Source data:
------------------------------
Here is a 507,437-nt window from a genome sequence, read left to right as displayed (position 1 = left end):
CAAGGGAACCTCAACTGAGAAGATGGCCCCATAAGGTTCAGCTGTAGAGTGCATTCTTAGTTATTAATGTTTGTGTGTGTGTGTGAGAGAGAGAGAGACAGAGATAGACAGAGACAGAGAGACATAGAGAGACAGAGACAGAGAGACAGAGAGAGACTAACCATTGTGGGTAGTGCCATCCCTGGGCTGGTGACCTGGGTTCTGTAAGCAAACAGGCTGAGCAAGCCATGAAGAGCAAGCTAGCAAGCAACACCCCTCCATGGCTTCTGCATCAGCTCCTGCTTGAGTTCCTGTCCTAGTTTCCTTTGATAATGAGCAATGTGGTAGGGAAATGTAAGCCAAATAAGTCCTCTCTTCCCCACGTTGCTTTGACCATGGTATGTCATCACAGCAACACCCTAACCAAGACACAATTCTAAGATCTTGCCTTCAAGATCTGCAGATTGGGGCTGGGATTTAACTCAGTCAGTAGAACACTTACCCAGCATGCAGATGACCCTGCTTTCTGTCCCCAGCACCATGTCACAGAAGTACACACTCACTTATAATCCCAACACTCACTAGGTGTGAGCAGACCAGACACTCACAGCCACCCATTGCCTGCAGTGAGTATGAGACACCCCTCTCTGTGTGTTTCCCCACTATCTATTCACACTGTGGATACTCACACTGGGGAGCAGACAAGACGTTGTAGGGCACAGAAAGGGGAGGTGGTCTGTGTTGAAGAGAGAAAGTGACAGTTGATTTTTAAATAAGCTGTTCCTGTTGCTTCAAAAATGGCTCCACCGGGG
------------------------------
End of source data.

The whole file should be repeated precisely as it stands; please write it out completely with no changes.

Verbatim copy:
Here is a 507,437-nt window from a genome sequence, read left to right as displayed (position 1 = left end):
CAAGGGAACCTCAACTGAGAAGATGGCCCCATAAGGTTCAGCTGTAGAGTGCATTCTTAGTTATTAATGTTTGTGTGTGTGTGTGAGAGAGAGAGAGACAGAGATAGACAGAGACAGAGAGACATAGAGAGACAGAGACAGAGAGACAGAGAGAGACTAACCATTGTGGGTAGTGCCATCCCTGGGCTGGTGACCTGGGTTCTGTAAGCAAACAGGCTGAGCAAGCCATGAAGAGCAAGCTAGCAAGCAACACCCCTCCATGGCTTCTGCATCAGCTCCTGCTTGAGTTCCTGTCCTAGTTTCCTTTGATAATGAGCAATGTGGTAGGGAAATGTAAGCCAAATAAGTCCTCTCTTCCCCACGTTGCTTTGACCATGGTATGTCATCACAGCAACACCCTAACCAAGACACAATTCTAAGATCTTGCCTTCAAGATCTGCAGATTGGGGCTGGGATTTAACTCAGTCAGTAGAACACTTACCCAGCATGCAGATGACCCTGCTTTCTGTCCCCAGCACCATGTCACAGAAGTACACACTCACTTATAATCCCAACACTCACTAGGTGTGAGCAGACCAGACACTCACAGCCACCCATTGCCTGCAGTGAGTATGAGACACCCCTCTCTGTGTGTTTCCCCACTATCTATTCACACTGTGGATACTCACACTGGGGAGCAGACAAGACGTTGTAGGGCACAGAAAGGGGAGGTGGTCTGTGTTGAAGAGAGAAAGTGACAGTTGATTTTTAAATAAGCTGTTCCTGTTGCTTCAAAAATGGCTCCACCGGGG